John Bunyan's Grace Abounding to the Chief of Sinners,

A Summary

by Thomas R. Thompson
February 13, 1997

The book starts out with Bunyan wonder if he can be save. In some ways I found this account rather humorous. The thoughts going through Bunyan's mind were quite different then what goes through those searching today. My guess is that the preaching was much different. Bunyan writes at length wondering first if he was one of the elect.

    18. ..another thought came into my mind; and that was, whether we
    were of the Israelites, or no?  For finding in the Scriptures that
    they were once the peculiar people of God, thought I, if I were
    one of this race, my soul must needs be happy.  .. At last I asked
    my father of it; who told me--No, we were not. Wherefore then I fell
    in my spirit as to the hopes of that, and so remained.

    59. ..Therefore, this would stick with me, How can you tell that you
    are elected? And what if you should not? How then?

    60. O Lord, thought I, what if I should not, indeed? It may be
    you are not, said the tempter; it may be so, indeed, thought I.
    Why, then, said Satan, you had as good leave off, and strive no
    further; for if, indeed, you should not be elected and choosen of
    God, there is no talk of you being saved; "For it is neither of
    him that willeth, nor of him that runneth, but of God that
    showeth mercy"

    71. .. I found, by reading the Word, that those that must be
    glorified with Christ in another world must be called by him here;
    called to the partaking of a share in his Word and righteousnes..

    72. Here, again, I was at a very great stand, not knowing what to
    do, fearing I was not called;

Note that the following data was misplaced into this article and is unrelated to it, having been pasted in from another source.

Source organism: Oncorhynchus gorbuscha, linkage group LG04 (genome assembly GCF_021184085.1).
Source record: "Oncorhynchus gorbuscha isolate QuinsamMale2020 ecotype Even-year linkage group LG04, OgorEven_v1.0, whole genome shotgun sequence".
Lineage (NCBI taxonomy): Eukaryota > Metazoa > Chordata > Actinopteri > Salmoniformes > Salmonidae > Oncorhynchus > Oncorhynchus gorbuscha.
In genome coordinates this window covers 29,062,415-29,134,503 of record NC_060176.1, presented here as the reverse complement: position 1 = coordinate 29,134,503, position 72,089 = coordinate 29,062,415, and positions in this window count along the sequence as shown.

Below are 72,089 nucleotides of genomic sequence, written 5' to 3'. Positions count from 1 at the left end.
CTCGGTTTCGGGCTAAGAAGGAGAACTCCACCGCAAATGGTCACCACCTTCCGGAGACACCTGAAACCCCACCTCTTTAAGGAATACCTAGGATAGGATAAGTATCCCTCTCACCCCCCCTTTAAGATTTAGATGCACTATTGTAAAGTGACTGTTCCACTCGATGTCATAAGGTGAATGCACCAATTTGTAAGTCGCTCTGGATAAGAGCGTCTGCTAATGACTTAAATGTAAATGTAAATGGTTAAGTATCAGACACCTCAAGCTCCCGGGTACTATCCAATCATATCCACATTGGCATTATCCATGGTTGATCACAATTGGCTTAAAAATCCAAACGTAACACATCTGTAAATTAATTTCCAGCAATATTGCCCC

Bunyan then had an idea come to him. Search the Bible as see if ever one was in his state that trusted in the Lord, for if he could find such a one, there was then hope for him. Bunyan searched for over a year, and could not find such a one.

    66. After this, that other doubt did come with strength upon me,
    But how if the day of grace should be past gone?

    67. Now was I in great distress, thinking in very deed that this
    might well be so; wherefore I went up and down bemoaning my sad
    condition, counting myself far worse than a thousand fools, for
    standing off thus long, and spending so many years in sin as I
    had done; still crying out, Oh, that I had turned sooner;
  

Bunyan then studied the Doctrines of the Gospel with Mr. Gifford. Bunyan then prays to God.

    118. ..Wherefore I found my soul, through grace, very apt to drink
    in this doctrine, and to incline to pray to God that, in nothing
    that pertained to God's glory and my own eternal happiness, he
    would suffer me to be without the confirmation thereof from heaven;

    119. But, Oh! now, how my soul led from truth to truth by God!
 

I believe the above to be Bunyan's Conversion. This seems to be the turning point in Bunyan's life. But the vexing of Bunyan's soul is far from over. His soul would be tormented over and over.

    132. ..the tempter came upon me again, and that with a more
    grievous and dreadful temptation than before.

    133.And that was, To sell and part with this most blessed Christ,